• In the Order of Battle VT-8 (TBD torpedo planes) from Hornet attacked first, not VT-6 torpedo planes from Enterprise. Yorktown's VT-3 attacked last and actually had fighter cover from VF-3 commanded by CDR John Thatch.
  • The markings on the US aircraft were correct for the time period of the Midway battle, but not for all the earlier stuff (Pearl Harbor, the Marshalls, Coral Sea, etc.). It has already been pointed out in this Goofs section that all the aircraft, through the Coral Sea battle, should have a red disk in the center of the white-star marking. In addition to that, the naval aircraft should be wearing horizontal red and white stripes, like the stripes on the American flag, on the rudder.
  • The movie makes no mention of Admiral Fletcher, who was in overall command of the task force and, as such, was Admiral Spruance's commanding officer. Fletcher was forced to transfer his flag during the battle, depriving him of the logistical ability to stay abreast of events in real time. When Spruance then asked Fletcher what his orders were Fletcher replied, "None. Will conform to your motions," effectively putting Spruance in command. But that didn't happen until after the battle started.
  • Numerous scenes of aircraft shown spotted on carrier deck with all the props turning. Probable result of low cost CGI. In reality, only the first 1 or 2 would have been running. Running the rest would have wasted fuel and threatened the deck crew.
  • When the B-25 runs out of gas, the prop immediately stops. In reality the prop would only stop if feathered, which does not occur. Otherwise it would continue turning with significant drag.
  • During the dive bombing of the Hiryu, Best is shown holding the dive until at mast level, and then releasing bomb while pulling out, putting it into the rising sun logo. In reality, Best released his bomb at 1000ft while aiming for the logo, and missed. In reality, no one would drop a dive bomb while in a glide or pull-out phase of flight. Good chance the bomb would simply bounce off, or explode taking the bomber with it.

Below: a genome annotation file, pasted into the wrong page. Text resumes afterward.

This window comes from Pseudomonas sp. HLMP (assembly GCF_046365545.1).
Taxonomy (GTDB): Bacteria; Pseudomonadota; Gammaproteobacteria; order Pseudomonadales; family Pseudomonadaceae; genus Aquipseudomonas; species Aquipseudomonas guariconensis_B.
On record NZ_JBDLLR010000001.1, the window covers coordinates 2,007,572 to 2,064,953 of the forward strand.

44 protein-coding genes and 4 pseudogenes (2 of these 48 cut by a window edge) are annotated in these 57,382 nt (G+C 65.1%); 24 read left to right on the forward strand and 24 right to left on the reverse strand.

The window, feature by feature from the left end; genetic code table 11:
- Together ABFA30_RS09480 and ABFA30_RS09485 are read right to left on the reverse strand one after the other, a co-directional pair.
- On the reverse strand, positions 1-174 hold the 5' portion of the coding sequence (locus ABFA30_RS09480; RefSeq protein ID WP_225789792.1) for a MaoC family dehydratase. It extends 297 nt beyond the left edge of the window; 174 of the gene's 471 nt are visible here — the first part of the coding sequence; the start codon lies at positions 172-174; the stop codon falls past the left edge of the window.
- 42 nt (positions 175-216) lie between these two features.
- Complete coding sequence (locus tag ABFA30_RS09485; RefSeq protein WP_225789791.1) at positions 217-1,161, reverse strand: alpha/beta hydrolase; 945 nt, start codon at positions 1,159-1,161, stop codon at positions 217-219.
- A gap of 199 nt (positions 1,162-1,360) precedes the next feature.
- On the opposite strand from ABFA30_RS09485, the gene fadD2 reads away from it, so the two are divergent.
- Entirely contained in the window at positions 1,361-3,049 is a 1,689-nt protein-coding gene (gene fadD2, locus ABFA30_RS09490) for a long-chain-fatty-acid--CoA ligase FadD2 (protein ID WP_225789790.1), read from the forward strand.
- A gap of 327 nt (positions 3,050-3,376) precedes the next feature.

• During the raid on the Marshalls Islands, Best dogfights a Zero and passes through large mountain valleys. This terrain is not present in the Marshall Islands which has a highest elevation of 10 meters (33 feet). The valleys shown are more similar to valleys on Oahu which has a maximum elevation of 164 meters (538 feet).
  • The B-25 bombers in the Tokyo raid sequence are depicted as B-25C models, which had the top turret in the front of the aircraft. In fact the aircraft used on the actual raid were B-25B models which had the top turret in the rear.
  • Members of the US Naval Services (Navy, Marine Corps and Coast Guard) do not exchange salutes indoors as Bruno Gaido and Admiral Halsey do when Gaido is summoned to Halsey's Flag Plot after shooting down a Japanese bomber from a parked aircraft.
  • None of the B-25 bombers, including Jimmy Doolittle's B-25, flew into a wave spray when they lifted off from the bow of the USS Hornet. This is clearly shown in actual film of the real-life launch, which was incorporated into Thirty Seconds Over Tokyo (1944) and the opening sequence in the 1976 Midway (1976).
  • The same two anti-aircraft gunners firing up in the sky defending the Akagi also appear defending the Hiryu only moments later in the battle, likely due to reused footage.
  • The movie shows William "Bull" Halsey as a RADM (two stars on collar) throughout the movie. In reality, Halsey was a VADM (three stars on collar) since JUN 1940. Therefore, he would have been a VADM for the battles of the Coral Sea and Midway.
  • In reality, the torpedo that the USS Nautilus (SS-168) fired was not at an aircraft carrier but at the Japanese battleship Kirishima.
  • When Doolittle lands in China, after completing his raid on Tokyo, he and his men are rescued by what appears to be Chinese communist guerrilla soldiers. In fact, they were rescued by soldiers and villagers affiliated with Nationalist China. This was suppressed by the Chinese government until recently.